Suggested Program Funding

  • Estimated cost of the program is $350 million.
  • Government can help offset the costs from existing programs and taxes:
    • $92 million from the existing “Retire Your Ride” program
    • $125 million (estimated) in additional GST collected
    • $65 million (estimated) 2009 Green Levy

Key Statistics

  • 3,500 new car dealers across Canada.
  • Over 140,000 employees at new car dealers
  • 1.57 million new vehicles sold in 2008
    • Anticipated 1.35 million sales in 2009 – loss of 220,000 units
  • $77 billion in retail sales in 2008 – 20% of Canadian total retail sales
    • Anticipated drop of $5.5 billion in 2009 due to loss of new vehicle sales
  • $3.5 billion in sales tax collected in 2008
    • Anticipated drop of $275 million in 2009 due to loss of new vehicle sales

Positive Effects of Simple Scrappage Programs

Country Scrappage Program Incentive Sales Results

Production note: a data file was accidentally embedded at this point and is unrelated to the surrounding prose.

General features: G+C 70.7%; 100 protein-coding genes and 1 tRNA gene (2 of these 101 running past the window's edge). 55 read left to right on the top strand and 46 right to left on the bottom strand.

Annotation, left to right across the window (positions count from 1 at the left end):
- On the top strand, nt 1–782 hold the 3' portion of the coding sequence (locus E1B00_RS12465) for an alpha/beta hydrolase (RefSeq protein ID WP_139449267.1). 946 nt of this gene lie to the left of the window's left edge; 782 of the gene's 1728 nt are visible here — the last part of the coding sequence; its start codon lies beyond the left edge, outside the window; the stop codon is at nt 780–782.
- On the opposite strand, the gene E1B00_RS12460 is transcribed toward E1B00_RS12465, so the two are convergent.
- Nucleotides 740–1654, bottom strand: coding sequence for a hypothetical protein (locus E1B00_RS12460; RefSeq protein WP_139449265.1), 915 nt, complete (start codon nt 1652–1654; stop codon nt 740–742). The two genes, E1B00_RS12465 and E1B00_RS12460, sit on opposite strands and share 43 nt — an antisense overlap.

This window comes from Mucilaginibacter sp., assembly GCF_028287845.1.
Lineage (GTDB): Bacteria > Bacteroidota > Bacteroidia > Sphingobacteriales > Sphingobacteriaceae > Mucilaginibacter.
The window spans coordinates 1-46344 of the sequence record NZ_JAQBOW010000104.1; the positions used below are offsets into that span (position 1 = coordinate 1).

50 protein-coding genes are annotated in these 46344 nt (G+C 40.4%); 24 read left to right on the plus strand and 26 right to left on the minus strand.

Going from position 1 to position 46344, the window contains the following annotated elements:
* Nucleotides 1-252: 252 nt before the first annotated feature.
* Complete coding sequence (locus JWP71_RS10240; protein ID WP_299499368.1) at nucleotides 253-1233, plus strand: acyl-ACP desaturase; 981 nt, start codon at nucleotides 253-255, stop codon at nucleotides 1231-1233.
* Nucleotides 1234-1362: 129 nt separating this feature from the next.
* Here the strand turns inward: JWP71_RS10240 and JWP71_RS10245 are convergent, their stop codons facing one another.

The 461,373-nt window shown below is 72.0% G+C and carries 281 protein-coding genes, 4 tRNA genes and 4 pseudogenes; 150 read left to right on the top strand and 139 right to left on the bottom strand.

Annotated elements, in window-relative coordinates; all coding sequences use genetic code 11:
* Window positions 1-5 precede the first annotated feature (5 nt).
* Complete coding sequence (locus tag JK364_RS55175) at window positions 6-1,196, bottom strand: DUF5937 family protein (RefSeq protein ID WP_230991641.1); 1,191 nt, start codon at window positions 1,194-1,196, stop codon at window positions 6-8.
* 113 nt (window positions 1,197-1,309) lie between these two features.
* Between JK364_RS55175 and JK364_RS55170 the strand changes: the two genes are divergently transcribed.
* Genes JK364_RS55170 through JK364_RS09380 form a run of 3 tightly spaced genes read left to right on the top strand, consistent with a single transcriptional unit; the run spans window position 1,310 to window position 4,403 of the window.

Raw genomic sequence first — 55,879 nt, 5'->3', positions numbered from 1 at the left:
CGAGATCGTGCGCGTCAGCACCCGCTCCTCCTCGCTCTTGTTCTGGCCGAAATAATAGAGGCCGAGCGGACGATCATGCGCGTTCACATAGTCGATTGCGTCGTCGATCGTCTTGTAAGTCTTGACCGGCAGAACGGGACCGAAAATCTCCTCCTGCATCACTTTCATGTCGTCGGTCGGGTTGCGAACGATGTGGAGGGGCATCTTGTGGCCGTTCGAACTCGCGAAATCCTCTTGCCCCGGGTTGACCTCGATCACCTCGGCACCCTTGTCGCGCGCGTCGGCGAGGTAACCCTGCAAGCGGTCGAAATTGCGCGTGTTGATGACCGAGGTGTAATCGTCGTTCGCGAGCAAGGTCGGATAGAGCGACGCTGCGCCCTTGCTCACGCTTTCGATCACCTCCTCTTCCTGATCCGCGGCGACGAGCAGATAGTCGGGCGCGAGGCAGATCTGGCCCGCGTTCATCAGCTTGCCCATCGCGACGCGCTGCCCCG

• Scrap a 9 year old or older vehicle
  • Purchase any new vehicle
  • €2,500 ($3,863 CDN)
  • 40% increase in May
  • 19.4% increase in April
  • Scrap a 10 year old or older vehicle
  • Purchase new vehicle with specific C02 emission requirements
  • €1,000 ($1,545 CDN) for vehicles with less than 160 g/KM C02 emissions
  • Up to €5,000 ($7,727 CDN) for vehicles with less than 60 g/KM C02 emissions
  • 12% increase in May
United Kingdom
  • Scrap a 10 year old or older vehicle
  • Purchase any new vehicle
  • £2,000 ($3,500 CDN)
  • Impacted 35,000 sales in May, the first month, accounting for one in five orders
United States
  • TBD – Program expected to be announced later in June, 2009
  • TBD – $3,500 – $4,500 USD ($3,864 – $4,970 CDN)
  • 33.7% decrease in May
  • 34.4% decrease in April
  • Retire Your Ride – Scrap a 14 year old or older vehicle
  • $300 toward a bus pass, bicycle or new vehicle
  • 16.5% decrease in May
  • 17.8% decrease in April

Key Q&As

1. The federal government has the Retire Your Ride program in place, why is the industry asking for a new program?
While an excellent starting point, the Retire Your Ride program as currently structured has had limited consumer appeal because offering $300 to a consumer is very modest given the cost of purchasing a new vehicle. To stimulate new vehicle sales and economic activity in Canada, along with making the environmental and safety improvements sought under the original program goals, we are recommending the government increase the consumer incentive to be in line with successful fleet renewal programs in other countries, such as Germany’s which equates to $3,860.